As an aging man, and one who had been a Christian for over 30 years, John Newton had this to say about his experience:
At my first setting out, indeed, I thought to be better, and to feel myself better from year to year; I expected by degrees to attain everything which I then comprised in my idea of a godly Christian. I thought my grain of grace, by much diligence and careful improvement, would, in time, amount to a pound; that pound, in a farther space of time, to a talent; and then I hoped to increase from one talent to many; so that, supposing the Lord should spare me a number of years, I pleased myself with the thought of dying rich in grace.
In other words Newton expected to grow exponentially in his faith. You can imagine that there were various sins of the heart that Newton figured he would have conquered within 30 years time. Not only that but there were certainly a good number of graces that Newton had hoped to “improve upon” within this time. Yet this was what he discovered:
But, alas! these my golden expectations have been like South-Sea dreams! I have lived hitherto a poor sinner, and I believe I shall die one! Have I then gained nothing by waiting upon the Lord? Yes, I have gained, that which I once would rather have been without, such accumulated proofs of the deceitfulness and desperate wickedness of my heart, as I hope, by the Lord's blessing, has, in some measure, taught me to know what I mean, when I say, "Behold I am vile!"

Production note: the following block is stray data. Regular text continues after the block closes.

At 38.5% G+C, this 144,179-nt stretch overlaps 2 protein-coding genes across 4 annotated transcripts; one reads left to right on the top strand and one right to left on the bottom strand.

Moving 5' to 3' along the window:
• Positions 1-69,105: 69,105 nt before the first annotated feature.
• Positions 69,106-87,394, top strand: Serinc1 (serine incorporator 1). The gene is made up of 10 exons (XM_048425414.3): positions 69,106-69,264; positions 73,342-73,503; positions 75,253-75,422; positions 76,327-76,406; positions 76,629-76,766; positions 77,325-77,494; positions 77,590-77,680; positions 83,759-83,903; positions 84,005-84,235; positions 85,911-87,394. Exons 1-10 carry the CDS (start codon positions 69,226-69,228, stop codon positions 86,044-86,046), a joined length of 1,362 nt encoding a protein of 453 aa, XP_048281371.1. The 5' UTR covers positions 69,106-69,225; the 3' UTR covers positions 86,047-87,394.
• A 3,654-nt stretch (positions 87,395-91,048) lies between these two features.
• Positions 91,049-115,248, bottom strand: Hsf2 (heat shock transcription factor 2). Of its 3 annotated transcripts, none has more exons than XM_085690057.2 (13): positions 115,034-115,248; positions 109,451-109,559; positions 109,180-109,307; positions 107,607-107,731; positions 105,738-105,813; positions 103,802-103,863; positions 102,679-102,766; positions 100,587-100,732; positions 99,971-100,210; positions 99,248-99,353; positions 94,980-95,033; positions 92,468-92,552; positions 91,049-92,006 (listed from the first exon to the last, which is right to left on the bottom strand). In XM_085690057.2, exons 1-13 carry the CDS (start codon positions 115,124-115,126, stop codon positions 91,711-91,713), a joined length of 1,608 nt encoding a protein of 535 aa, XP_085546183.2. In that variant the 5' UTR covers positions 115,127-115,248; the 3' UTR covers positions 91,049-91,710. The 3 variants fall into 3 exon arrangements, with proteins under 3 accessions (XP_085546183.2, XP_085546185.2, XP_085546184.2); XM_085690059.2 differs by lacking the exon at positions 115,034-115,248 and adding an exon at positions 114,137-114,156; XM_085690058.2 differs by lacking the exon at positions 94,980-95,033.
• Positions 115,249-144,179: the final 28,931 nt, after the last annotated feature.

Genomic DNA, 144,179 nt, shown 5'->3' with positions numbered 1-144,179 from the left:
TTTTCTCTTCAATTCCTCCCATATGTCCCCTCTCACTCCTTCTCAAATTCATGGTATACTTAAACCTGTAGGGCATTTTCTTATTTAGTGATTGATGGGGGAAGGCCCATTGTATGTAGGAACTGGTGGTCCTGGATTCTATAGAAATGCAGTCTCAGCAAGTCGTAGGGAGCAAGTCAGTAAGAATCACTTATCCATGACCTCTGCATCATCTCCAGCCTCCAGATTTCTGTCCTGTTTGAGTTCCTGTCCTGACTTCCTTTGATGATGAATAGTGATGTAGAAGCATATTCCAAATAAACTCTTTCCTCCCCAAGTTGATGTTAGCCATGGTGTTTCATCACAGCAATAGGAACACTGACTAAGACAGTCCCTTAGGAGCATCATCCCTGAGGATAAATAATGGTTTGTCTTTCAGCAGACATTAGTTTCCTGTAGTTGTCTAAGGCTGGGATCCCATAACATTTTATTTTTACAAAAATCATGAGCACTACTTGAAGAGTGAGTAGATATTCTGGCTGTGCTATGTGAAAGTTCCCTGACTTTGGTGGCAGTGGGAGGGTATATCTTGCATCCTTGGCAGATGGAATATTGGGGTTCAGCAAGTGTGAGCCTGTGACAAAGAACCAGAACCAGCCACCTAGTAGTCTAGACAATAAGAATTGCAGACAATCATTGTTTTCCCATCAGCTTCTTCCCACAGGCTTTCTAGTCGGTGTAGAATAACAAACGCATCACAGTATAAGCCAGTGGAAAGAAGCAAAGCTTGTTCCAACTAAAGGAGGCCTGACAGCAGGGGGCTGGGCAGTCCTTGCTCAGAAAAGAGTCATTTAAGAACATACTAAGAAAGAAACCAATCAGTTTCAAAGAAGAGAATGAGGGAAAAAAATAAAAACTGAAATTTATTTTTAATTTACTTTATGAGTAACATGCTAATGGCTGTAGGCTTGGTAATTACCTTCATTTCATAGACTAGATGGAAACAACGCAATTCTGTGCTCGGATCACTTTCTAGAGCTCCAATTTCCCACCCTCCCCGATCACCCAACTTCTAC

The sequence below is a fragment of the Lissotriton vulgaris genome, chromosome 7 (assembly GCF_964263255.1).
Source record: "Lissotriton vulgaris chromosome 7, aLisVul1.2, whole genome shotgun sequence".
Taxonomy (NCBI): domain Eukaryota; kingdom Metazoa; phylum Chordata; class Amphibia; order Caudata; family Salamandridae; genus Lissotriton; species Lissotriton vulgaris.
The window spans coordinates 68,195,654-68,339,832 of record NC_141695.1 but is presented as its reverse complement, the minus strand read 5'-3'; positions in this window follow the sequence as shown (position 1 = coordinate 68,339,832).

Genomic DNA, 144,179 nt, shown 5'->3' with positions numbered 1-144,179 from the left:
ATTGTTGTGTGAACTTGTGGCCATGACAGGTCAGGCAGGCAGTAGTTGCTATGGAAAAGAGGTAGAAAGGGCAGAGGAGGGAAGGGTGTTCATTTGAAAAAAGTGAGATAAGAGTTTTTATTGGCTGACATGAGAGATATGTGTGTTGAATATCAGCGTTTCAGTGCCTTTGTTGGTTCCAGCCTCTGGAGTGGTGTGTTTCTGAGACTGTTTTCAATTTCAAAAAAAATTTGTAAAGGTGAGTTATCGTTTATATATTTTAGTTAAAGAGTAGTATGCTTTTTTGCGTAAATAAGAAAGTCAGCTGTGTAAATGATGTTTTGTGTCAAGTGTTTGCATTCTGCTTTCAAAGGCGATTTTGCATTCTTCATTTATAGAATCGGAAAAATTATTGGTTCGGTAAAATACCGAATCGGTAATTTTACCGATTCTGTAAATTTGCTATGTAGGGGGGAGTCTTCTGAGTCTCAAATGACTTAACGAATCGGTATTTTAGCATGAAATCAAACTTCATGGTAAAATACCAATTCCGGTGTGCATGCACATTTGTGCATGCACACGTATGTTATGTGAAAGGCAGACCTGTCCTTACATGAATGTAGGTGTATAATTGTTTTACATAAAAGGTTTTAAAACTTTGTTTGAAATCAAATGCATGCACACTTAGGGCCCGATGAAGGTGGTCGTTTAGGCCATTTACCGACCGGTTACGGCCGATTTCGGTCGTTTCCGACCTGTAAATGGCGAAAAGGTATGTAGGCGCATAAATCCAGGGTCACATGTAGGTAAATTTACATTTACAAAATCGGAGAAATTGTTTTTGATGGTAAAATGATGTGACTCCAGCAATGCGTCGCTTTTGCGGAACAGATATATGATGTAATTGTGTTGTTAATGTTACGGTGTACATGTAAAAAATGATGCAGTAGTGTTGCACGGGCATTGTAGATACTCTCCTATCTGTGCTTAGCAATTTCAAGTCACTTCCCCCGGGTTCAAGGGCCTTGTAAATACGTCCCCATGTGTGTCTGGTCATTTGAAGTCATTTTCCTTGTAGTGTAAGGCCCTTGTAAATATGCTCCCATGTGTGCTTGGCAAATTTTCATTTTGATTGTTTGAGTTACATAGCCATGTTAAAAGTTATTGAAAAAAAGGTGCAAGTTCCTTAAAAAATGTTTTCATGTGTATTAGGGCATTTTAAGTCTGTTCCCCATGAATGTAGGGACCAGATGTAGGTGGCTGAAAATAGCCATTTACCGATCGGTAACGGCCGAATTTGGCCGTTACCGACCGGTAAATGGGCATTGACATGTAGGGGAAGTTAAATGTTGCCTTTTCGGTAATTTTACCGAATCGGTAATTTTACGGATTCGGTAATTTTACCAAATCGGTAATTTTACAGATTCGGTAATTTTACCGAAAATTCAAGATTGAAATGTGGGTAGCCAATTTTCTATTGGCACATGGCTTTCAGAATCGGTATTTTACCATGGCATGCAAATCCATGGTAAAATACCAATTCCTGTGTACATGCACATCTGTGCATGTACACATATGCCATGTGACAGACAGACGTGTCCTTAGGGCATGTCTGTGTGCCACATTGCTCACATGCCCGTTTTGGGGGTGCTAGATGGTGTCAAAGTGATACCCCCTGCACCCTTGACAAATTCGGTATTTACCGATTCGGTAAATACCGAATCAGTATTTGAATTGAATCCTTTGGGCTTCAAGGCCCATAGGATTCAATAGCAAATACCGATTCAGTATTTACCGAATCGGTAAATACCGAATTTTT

The core of what Newton learned was that he is more vile than he imagined. If he stopped there this would be obviously depressing. There is really no benefit in acknowledging our sinfulness and wretchedness if we don’t look to Christ the remedy. Admitting human need is empty application unless God’s provision is simultaneously exalted. And this is what Newton does:
And, in connection with this, I have gained such experience of the wisdom, power, and compassion of my Redeemer; the need, the worth, of his blood, righteousness, attention, and intercession; the glory that he displays in pardoning iniquity and sin and passing by the transgression of the remnant of his heritage—that my soul cannot but cry out, "Who is a God like unto you!"
Still, my question to use is this: Do you find Newton’s testimony here helpful or needlessly depressing? Is he denying the image of God and work of the Spirit in his own life too much? In his desire to exalt the work of Christ on the Cross is he at the same time casting a dark shadow on the work of the Spirit in the Christians life?
I’m interested to read your comments… (I’m hoping to get opinions from both sides).